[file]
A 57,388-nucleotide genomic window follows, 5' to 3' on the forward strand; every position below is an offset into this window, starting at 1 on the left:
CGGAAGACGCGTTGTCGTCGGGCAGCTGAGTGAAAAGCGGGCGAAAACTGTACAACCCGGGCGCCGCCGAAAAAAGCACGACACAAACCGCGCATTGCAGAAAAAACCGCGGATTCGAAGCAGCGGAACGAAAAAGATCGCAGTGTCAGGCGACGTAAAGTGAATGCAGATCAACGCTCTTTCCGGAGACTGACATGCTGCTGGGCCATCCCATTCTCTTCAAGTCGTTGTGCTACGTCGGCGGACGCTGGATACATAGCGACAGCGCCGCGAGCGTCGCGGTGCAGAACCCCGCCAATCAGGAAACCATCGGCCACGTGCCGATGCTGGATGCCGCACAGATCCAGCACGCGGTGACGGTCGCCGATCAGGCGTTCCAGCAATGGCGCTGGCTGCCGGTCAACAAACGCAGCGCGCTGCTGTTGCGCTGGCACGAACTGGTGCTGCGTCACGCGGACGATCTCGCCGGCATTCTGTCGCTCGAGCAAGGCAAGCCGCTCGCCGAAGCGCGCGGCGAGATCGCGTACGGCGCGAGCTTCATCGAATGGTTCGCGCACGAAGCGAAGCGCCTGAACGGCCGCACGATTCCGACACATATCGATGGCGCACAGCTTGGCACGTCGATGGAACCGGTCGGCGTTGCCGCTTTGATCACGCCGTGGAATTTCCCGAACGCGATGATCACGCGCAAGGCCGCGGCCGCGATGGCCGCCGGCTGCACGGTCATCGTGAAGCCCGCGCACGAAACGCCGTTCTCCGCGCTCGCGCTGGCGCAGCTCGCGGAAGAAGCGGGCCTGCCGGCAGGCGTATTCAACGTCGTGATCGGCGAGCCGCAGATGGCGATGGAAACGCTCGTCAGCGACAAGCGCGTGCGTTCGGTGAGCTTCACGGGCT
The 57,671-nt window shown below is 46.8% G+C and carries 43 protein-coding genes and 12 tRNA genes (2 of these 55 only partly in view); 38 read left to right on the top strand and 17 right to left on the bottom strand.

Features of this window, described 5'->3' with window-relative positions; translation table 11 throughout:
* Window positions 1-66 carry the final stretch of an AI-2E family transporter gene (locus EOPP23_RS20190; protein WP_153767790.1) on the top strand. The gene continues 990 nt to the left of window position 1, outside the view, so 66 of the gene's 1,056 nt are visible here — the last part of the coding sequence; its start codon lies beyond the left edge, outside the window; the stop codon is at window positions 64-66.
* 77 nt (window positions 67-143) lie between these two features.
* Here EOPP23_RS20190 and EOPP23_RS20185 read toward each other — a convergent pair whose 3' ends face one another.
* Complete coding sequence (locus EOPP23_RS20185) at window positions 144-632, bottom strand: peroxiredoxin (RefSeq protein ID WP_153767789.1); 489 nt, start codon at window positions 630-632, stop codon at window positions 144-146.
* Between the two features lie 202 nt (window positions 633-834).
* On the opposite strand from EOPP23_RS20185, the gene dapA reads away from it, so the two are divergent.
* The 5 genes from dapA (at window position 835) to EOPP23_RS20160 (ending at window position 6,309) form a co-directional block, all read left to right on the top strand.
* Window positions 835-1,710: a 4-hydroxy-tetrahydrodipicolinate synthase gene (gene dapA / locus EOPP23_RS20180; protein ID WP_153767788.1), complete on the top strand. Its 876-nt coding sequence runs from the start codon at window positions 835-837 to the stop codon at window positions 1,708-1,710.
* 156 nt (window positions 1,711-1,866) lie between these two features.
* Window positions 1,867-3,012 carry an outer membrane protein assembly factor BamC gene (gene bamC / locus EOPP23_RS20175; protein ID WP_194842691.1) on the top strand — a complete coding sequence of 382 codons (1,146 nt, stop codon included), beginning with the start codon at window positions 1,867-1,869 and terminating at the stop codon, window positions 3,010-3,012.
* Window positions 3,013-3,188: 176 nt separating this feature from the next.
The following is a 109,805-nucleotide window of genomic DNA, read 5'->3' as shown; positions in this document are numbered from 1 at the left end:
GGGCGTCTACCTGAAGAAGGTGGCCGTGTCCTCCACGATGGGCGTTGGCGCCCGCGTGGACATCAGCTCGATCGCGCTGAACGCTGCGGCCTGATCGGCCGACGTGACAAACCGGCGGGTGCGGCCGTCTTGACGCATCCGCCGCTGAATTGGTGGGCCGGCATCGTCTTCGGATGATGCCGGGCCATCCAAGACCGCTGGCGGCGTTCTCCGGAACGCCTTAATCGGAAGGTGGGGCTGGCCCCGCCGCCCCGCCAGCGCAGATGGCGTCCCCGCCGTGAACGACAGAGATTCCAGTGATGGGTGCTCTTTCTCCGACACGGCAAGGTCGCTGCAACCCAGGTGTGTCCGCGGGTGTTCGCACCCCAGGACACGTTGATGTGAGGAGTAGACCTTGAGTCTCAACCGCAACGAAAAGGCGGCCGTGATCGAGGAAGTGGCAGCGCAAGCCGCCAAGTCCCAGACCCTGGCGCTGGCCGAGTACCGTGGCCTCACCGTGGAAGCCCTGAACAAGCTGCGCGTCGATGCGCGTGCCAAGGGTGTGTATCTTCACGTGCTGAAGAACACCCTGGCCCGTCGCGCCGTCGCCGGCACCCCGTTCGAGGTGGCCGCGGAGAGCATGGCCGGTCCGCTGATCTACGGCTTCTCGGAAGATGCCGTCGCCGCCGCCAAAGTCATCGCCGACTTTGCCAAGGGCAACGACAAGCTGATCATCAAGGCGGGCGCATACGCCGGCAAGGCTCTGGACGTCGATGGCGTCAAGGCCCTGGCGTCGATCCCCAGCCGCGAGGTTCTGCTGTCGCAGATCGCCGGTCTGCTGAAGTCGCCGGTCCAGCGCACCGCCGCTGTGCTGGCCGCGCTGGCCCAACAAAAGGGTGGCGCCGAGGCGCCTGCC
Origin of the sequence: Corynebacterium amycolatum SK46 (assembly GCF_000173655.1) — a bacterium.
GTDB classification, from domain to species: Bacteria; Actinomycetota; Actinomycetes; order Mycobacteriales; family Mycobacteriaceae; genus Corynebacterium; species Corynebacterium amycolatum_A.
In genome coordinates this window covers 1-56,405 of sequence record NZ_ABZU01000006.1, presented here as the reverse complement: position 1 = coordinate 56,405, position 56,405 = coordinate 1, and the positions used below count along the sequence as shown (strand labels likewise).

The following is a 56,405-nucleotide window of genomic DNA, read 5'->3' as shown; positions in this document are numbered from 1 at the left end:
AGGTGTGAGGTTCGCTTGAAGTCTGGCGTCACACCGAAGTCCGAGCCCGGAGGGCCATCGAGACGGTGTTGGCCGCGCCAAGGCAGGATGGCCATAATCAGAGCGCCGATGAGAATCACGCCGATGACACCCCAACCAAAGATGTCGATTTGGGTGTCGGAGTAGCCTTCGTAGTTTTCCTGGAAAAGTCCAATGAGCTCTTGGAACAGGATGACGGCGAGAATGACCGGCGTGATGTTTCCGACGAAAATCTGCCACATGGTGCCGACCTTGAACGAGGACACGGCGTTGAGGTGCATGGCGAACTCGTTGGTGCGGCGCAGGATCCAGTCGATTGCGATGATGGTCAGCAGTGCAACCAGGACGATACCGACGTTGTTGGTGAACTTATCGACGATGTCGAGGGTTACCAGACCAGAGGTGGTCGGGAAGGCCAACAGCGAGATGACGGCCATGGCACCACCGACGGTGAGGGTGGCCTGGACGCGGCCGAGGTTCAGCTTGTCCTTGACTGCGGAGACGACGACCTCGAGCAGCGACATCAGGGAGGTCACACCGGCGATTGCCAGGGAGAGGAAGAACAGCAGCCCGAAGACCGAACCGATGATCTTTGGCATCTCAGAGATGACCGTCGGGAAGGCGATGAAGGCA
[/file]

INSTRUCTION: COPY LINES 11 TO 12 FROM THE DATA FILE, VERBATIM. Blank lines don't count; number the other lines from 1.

* The 5 genes from dapA (at window position 835) to EOPP23_RS20160 (ending at window position 6,309) form a co-directional block, all read left to right on the top strand.
* Window positions 835-1,710: a 4-hydroxy-tetrahydrodipicolinate synthase gene (gene dapA / locus EOPP23_RS20180; protein ID WP_153767788.1), complete on the top strand. Its 876-nt coding sequence runs from the start codon at window positions 835-837 to the stop codon at window positions 1,708-1,710.